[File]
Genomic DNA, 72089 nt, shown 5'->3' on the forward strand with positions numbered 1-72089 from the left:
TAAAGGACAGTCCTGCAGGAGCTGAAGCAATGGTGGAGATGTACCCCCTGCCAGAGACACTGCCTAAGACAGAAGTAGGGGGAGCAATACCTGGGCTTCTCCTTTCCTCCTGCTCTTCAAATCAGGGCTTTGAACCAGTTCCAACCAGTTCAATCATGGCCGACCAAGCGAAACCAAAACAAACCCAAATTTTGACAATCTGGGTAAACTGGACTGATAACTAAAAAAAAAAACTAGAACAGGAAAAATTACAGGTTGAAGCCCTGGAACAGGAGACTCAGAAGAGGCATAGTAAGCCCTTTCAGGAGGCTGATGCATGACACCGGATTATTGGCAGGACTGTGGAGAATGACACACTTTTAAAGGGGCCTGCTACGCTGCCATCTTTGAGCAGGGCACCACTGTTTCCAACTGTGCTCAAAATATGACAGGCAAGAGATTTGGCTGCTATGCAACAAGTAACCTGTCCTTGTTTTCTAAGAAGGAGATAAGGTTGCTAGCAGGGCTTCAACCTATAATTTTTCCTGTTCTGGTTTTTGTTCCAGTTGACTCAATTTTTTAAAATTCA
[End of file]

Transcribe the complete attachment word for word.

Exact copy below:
Genomic DNA, 72089 nt, shown 5'->3' on the forward strand with positions numbered 1-72089 from the left:
TAAAGGACAGTCCTGCAGGAGCTGAAGCAATGGTGGAGATGTACCCCCTGCCAGAGACACTGCCTAAGACAGAAGTAGGGGGAGCAATACCTGGGCTTCTCCTTTCCTCCTGCTCTTCAAATCAGGGCTTTGAACCAGTTCCAACCAGTTCAATCATGGCCGACCAAGCGAAACCAAAACAAACCCAAATTTTGACAATCTGGGTAAACTGGACTGATAACTAAAAAAAAAAACTAGAACAGGAAAAATTACAGGTTGAAGCCCTGGAACAGGAGACTCAGAAGAGGCATAGTAAGCCCTTTCAGGAGGCTGATGCATGACACCGGATTATTGGCAGGACTGTGGAGAATGACACACTTTTAAAGGGGCCTGCTACGCTGCCATCTTTGAGCAGGGCACCACTGTTTCCAACTGTGCTCAAAATATGACAGGCAAGAGATTTGGCTGCTATGCAACAAGTAACCTGTCCTTGTTTTCTAAGAAGGAGATAAGGTTGCTAGCAGGGCTTCAACCTATAATTTTTCCTGTTCTGGTTTTTGTTCCAGTTGACTCAATTTTTTAAAATTCA